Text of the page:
A cement pipe near the Sunnyvale Water Pollution Control Plant. (Photo: Sundry Photography)
OPINION: California’s investor-owned water providers remain focused on delivering safe, reliable, and affordable water service to 7 million people; essential to sustaining communities, the economy, and our food supply. All this is at risk as California experiences the third straight year of severe drought, the driest period in 1,200 year
The University tower Building at San Jose State. (Photo: Joe Mercier, via Shutterstock)
OPINION: The largest public university system in the nation sounded the alarm this summer declaring that it was struggling to attract and retain qualified staff. (Spoiler alert: It is not due to a worker shortage.) The Chancellor for the California State University, Steve Relyea, wrote: “It is not an overstatement: The CSU’s mission is in jeopardy if it is unable to recruit and retain qualified employees to serve its students and to fulfill the significant role that the CSU plays within California’s economy.”
An elderly woman uses a walker to help her navigate a California street. (Photo: frantic00, via Shutterstock)
OPINION: Look around. California’s population is aging and growing more diverse. Aging independently in one’s own home with economic security has become particularly challenging for too many older adults who for years have endured discrimination, inequities and health disparities. These challenges have only intensified during the COVID-19 pandemic and amid surging costs of living.
Wind-driven generators capture and deliver energy. (Photo: VG Foto, via Shutterstock)
OPINION: When Californians received an emergency text alert recently urging them to cut energy use, they probably didn’t know how much they were needed to avoid power outages. Electricity demand almost surpassed supply during a record heat wave worsened by climate change. And yet, unlike August 2020, outages never came.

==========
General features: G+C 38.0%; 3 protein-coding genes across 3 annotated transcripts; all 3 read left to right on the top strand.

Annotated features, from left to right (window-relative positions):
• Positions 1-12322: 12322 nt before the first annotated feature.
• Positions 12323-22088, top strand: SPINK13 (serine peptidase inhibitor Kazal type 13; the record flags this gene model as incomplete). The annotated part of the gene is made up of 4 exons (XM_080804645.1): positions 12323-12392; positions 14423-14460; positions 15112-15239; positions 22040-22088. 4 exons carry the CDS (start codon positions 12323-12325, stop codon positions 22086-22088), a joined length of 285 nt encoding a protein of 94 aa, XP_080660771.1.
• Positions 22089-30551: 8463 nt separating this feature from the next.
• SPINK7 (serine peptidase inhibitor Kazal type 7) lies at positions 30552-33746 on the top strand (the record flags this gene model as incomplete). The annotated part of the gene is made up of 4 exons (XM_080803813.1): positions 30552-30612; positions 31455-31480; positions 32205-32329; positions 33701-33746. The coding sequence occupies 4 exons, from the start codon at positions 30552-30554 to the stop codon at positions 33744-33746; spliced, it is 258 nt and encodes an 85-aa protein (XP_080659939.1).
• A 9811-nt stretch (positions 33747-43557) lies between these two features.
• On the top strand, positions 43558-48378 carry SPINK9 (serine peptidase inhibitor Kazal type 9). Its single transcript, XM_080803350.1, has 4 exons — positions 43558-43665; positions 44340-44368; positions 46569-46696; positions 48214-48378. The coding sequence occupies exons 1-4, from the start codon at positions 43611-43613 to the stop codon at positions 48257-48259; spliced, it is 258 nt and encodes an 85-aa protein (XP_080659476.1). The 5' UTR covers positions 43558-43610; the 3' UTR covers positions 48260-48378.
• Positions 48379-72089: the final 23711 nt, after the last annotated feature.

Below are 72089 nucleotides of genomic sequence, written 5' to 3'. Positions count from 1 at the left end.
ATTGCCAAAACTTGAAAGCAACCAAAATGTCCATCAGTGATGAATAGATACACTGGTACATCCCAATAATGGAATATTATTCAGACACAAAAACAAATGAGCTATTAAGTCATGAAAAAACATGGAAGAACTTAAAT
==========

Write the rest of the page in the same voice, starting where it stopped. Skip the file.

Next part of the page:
Students at San Diego State walk to classes aon the Campanile Mall. (Pictor Picture, via Shutterstock)
OPINION: The California Legislature and Gov. Gavin Newsom worked together through the budget process this year to support the CSU on many initiatives to improve student success and increase access to higher education. But now a measure headed to the governor’s desk for his signature would require the CSU to divert funds from student services and graduation initiatives and could lead to tuition increases and academic and faculty layoffs.
An illustration of training options. (Image: Alexander Supertramp, Shutterstock)
OPINION:Hidden behind the headline are some facts suggesting the state is headed toward a recession-like slowdown in the economy and job market. First, job growth was not evenly distributed across the state — roughly 74% of the June job growth was in the Bay Area and Los Angeles unemployment increased by 7,000 claims.
An illustration of a son and his father facing the future. Image: Jacob-09)
OPINION: An increasing number of children report feeling sad, hopeless, and, in the most extreme cases, suicidal. We cannot wait any longer to ensure every child has the behavioral health support they need, regardless of how they receive their health care coverage.
AFSCME union demonstrators at SAFSCME Union protesters at UC Santa Cruz. <(Photo: jacobbrown2397, via Shutterstock)
OPINION: Just weeks before COVID 19 shut down California and the entire country, the University of California’s largest labor union ratified new contracts for nearly 30,000 of UC’s frontline service and health employees.
Workers and shoppers at at the checkout area of a food store in the San Francisco Bay area. (Sundry Photography, via Shutterstock)
OPINION: As much as we all might yearn for everything to go back to just the way it was before the novel coronavirus uprooted the world, we know that there are things that can never go back. Workplaces have forever been changed.
Illustration of an effort to assure the scales of justice are balanced. (Image: Lightspring, via Shutterstock)
OPINION: Two weeks ago, another attempt to recall Los Angeles District Attorney George Gascón failed decisively, with proponents unable to muster support from even 10 percent of voters despite spending over $8 million on this latest effort. Like the June primary results, this failure reminds us that L.A. voters, like voters across California, continue to support meaningful justice reforms and candidates who embrace them.